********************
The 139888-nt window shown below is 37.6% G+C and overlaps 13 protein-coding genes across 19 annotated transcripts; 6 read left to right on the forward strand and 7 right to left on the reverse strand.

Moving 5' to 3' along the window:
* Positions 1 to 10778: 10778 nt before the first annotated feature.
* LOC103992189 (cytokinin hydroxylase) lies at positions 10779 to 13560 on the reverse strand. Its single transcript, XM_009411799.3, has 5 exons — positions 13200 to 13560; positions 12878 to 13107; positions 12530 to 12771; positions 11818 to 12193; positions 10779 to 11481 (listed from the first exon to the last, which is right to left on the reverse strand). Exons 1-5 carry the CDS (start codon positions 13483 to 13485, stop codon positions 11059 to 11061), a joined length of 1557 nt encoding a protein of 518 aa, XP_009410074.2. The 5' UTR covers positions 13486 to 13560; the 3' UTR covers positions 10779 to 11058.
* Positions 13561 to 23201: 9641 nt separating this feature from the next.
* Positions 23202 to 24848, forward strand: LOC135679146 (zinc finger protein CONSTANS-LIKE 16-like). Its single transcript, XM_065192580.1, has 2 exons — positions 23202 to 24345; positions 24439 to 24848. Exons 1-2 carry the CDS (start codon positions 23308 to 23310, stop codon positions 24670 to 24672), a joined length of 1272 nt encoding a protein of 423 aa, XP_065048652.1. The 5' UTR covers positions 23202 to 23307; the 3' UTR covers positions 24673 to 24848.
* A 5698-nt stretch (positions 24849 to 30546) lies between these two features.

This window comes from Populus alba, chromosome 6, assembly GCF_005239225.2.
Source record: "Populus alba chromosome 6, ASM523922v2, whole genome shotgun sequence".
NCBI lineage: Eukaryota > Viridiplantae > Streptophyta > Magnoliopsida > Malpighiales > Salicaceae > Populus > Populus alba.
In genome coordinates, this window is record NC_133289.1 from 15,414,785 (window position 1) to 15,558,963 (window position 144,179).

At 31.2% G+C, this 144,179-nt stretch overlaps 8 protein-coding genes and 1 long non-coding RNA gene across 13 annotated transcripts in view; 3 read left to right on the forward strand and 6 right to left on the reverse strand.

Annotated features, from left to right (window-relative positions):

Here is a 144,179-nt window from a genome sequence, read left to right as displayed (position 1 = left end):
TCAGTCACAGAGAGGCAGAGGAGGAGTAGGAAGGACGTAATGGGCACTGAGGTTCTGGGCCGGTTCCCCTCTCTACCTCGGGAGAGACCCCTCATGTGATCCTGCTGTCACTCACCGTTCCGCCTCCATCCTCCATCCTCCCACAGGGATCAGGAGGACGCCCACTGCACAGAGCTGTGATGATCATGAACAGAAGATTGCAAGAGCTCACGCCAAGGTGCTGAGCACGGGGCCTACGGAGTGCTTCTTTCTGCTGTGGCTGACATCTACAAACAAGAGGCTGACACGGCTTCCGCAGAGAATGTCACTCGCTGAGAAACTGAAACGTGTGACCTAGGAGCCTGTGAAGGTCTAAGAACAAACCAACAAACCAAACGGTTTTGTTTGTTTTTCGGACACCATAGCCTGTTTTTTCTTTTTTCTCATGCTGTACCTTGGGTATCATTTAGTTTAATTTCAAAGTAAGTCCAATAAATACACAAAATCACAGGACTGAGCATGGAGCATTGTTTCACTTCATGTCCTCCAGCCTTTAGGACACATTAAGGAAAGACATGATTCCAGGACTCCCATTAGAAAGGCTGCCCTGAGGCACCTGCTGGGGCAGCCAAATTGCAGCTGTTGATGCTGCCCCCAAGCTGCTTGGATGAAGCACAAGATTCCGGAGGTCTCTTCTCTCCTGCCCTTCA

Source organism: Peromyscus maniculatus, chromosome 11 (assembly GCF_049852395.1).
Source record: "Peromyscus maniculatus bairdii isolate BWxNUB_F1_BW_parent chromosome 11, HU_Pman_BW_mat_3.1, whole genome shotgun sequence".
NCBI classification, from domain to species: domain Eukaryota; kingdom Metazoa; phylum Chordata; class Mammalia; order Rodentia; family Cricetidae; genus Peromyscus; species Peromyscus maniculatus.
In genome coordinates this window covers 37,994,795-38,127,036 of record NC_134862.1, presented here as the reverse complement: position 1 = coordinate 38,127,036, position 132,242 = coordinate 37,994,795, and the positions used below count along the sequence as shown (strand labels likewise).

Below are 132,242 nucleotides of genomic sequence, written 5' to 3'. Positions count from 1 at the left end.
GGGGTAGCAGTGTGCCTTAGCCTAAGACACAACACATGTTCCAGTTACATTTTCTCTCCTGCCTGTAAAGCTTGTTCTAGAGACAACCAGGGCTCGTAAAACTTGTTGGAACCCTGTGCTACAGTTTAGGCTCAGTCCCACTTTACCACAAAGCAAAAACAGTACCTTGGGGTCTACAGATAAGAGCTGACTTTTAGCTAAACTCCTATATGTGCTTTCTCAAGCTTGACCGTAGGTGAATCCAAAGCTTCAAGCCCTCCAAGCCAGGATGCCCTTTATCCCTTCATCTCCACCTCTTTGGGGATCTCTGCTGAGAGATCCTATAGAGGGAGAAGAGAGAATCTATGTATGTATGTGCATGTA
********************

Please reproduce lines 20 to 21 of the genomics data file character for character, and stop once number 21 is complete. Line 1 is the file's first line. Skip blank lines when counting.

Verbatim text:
Below are 132,242 nucleotides of genomic sequence, written 5' to 3'. Positions count from 1 at the left end.
GGGGTAGCAGTGTGCCTTAGCCTAAGACACAACACATGTTCCAGTTACATTTTCTCTCCTGCCTGTAAAGCTTGTTCTAGAGACAACCAGGGCTCGTAAAACTTGTTGGAACCCTGTGCTACAGTTTAGGCTCAGTCCCACTTTACCACAAAGCAAAAACAGTACCTTGGGGTCTACAGATAAGAGCTGACTTTTAGCTAAACTCCTATATGTGCTTTCTCAAGCTTGACCGTAGGTGAATCCAAAGCTTCAAGCCCTCCAAGCCAGGATGCCCTTTATCCCTTCATCTCCACCTCTTTGGGGATCTCTGCTGAGAGATCCTATAGAGGGAGAAGAGAGAATCTATGTATGTATGTGCATGTA